The University of Maryland (UMD) recently unveiled Deepthought2, which it says is one of the fastest university-owned supercomputers in the U.S., to support advanced research activities ranging from studying the formation of galaxies to simulating fire and combustion for fire protection advancements. Deepthought2 has a processing speed of about 300 teraflops. Several university divisions and colleges and researchers from various disciplines collaborated to obtain this new central computing resource, and also worked to launch the Cyberinfrastructure Center, a facility specifically designed to provide the needed space, energy-efficient climate control, and backup power for the supercomputer. "This new supercomputer will allow hundreds of university faculty, staff, and students to pursue a broad range of research computing activities locally--such as multi-level simulations, big data analysis, and large-scale computations--that previously could only be run on national supercomputers," says UMD professor, senior vice president, and provost Ann G. Wylie. Deepthought2 can complete 250 trillion to 300 trillion operations per second, has a petabyte of storage, and is connected by a very high-speed internal InfiniBand network. "High-performance computing is key, and Deepthought2's expanded capabilities will further Maryland's research funding competitiveness and help UMD researchers bring in new grant money to fund the science enabled by such a powerful local facility," says UMD professor Derek Richardson.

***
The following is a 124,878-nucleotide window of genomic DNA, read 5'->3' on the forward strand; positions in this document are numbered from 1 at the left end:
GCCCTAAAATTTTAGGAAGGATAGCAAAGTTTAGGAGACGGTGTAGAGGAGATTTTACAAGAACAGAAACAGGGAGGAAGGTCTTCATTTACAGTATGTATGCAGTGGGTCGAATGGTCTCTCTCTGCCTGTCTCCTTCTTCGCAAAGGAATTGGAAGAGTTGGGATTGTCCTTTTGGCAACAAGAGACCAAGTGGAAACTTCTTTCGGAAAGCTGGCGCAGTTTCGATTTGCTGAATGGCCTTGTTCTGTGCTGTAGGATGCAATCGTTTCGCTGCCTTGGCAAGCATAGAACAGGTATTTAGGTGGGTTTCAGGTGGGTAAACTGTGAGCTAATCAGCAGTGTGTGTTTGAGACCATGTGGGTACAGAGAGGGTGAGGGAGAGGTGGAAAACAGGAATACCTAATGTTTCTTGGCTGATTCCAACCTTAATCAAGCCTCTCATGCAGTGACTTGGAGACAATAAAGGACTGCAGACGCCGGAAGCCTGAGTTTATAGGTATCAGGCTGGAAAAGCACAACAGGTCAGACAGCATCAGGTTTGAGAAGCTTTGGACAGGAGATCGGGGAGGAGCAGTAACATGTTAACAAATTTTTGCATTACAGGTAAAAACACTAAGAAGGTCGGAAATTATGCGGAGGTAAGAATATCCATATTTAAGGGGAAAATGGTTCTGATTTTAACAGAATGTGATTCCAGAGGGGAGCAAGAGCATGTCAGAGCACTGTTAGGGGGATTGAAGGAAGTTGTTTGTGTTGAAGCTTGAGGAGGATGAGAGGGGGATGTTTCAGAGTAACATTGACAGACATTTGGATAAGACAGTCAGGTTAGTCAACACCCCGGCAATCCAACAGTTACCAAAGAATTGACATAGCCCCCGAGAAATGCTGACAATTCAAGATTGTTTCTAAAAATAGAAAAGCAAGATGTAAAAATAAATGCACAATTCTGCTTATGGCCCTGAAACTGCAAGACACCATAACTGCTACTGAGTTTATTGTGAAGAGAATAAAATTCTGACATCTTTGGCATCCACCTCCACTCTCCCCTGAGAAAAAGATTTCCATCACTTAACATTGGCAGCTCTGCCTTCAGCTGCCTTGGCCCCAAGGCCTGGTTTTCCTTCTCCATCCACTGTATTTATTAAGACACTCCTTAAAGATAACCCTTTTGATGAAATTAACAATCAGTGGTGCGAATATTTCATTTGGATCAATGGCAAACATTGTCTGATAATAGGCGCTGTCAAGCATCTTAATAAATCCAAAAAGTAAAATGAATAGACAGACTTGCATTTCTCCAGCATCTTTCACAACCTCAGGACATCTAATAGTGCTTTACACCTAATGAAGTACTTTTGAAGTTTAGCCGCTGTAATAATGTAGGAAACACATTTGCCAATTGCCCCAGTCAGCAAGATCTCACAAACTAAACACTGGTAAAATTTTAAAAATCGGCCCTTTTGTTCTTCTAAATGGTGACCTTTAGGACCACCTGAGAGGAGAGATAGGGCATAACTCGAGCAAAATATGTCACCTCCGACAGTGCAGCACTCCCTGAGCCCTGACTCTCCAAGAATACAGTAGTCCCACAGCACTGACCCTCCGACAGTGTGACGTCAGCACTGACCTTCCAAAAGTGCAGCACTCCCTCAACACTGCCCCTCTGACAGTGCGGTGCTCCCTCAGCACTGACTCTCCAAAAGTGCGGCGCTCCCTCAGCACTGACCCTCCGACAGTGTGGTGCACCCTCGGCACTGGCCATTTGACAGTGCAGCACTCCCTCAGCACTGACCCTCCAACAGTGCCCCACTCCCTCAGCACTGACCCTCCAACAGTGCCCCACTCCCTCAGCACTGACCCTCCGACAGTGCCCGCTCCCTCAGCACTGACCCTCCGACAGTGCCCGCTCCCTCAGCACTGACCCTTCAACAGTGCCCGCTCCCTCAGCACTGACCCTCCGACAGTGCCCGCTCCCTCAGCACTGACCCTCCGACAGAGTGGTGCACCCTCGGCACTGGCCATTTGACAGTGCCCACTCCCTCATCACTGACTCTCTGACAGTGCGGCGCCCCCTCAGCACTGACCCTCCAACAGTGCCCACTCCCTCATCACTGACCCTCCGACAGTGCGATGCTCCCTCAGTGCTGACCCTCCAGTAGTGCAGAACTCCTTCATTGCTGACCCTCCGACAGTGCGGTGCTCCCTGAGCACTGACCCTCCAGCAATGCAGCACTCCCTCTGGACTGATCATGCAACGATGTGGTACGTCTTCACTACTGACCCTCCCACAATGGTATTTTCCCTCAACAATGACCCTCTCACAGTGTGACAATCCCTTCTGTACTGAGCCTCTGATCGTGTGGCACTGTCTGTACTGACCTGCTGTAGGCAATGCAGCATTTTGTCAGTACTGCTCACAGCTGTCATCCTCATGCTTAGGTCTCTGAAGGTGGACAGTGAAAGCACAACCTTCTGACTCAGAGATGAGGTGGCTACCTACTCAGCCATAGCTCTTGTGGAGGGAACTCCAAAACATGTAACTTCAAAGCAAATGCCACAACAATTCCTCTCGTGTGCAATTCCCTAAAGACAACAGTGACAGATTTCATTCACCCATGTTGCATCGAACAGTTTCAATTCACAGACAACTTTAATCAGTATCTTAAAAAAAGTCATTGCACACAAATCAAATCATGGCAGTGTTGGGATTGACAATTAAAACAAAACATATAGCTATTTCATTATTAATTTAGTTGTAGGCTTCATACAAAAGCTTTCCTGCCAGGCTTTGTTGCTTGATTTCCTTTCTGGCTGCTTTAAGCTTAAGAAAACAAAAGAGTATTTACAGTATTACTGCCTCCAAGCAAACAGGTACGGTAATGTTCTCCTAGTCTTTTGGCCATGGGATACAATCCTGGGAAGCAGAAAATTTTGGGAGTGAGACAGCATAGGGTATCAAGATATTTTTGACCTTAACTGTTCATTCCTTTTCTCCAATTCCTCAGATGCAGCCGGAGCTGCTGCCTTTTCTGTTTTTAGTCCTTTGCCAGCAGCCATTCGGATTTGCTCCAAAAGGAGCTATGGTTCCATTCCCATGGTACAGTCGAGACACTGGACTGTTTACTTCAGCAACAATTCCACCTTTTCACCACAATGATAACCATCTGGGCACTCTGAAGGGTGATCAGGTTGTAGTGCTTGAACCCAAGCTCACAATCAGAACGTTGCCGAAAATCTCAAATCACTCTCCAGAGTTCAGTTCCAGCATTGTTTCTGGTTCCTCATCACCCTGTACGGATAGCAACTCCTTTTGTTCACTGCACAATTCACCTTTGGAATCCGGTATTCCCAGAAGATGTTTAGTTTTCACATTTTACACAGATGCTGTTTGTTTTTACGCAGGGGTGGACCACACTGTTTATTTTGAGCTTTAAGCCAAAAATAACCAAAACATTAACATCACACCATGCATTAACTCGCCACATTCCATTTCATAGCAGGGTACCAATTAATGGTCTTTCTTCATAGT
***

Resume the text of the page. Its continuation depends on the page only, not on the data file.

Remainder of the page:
Carnegie Mellon Will Test New Internet Architecture in Vehicular Network and for Delivering Online Video
Carnegie Mellon News (PA) (05/13/14) Byron Spice; Sherry Stokes